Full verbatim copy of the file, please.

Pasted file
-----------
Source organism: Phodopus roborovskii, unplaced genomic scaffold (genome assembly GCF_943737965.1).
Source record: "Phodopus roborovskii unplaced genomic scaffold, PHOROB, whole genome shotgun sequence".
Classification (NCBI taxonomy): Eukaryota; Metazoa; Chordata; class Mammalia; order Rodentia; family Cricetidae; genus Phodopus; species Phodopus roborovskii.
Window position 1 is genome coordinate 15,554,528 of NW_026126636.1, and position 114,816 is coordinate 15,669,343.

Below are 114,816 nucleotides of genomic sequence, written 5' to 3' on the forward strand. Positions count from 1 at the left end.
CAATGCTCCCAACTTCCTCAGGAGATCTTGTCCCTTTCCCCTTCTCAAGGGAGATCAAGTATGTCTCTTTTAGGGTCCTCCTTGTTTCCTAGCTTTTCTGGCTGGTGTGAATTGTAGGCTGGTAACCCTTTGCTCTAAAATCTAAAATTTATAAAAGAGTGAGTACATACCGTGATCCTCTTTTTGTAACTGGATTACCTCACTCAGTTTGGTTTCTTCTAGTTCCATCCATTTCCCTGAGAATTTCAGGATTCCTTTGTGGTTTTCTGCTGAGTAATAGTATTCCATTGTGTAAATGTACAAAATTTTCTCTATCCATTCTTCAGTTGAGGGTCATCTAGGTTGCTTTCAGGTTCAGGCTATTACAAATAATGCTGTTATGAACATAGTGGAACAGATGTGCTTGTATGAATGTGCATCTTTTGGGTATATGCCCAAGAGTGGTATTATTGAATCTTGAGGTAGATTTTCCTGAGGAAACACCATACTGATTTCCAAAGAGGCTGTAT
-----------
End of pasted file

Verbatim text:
Source organism: Phodopus roborovskii, unplaced genomic scaffold (genome assembly GCF_943737965.1).
Source record: "Phodopus roborovskii unplaced genomic scaffold, PHOROB, whole genome shotgun sequence".
Classification (NCBI taxonomy): Eukaryota; Metazoa; Chordata; class Mammalia; order Rodentia; family Cricetidae; genus Phodopus; species Phodopus roborovskii.
Window position 1 is genome coordinate 15,554,528 of NW_026126636.1, and position 114,816 is coordinate 15,669,343.

Below are 114,816 nucleotides of genomic sequence, written 5' to 3' on the forward strand. Positions count from 1 at the left end.
CAATGCTCCCAACTTCCTCAGGAGATCTTGTCCCTTTCCCCTTCTCAAGGGAGATCAAGTATGTCTCTTTTAGGGTCCTCCTTGTTTCCTAGCTTTTCTGGCTGGTGTGAATTGTAGGCTGGTAACCCTTTGCTCTAAAATCTAAAATTTATAAAAGAGTGAGTACATACCGTGATCCTCTTTTTGTAACTGGATTACCTCACTCAGTTTGGTTTCTTCTAGTTCCATCCATTTCCCTGAGAATTTCAGGATTCCTTTGTGGTTTTCTGCTGAGTAATAGTATTCCATTGTGTAAATGTACAAAATTTTCTCTATCCATTCTTCAGTTGAGGGTCATCTAGGTTGCTTTCAGGTTCAGGCTATTACAAATAATGCTGTTATGAACATAGTGGAACAGATGTGCTTGTATGAATGTGCATCTTTTGGGTATATGCCCAAGAGTGGTATTATTGAATCTTGAGGTAGATTTTCCTGAGGAAACACCATACTGATTTCCAAAGAGGCTGTAT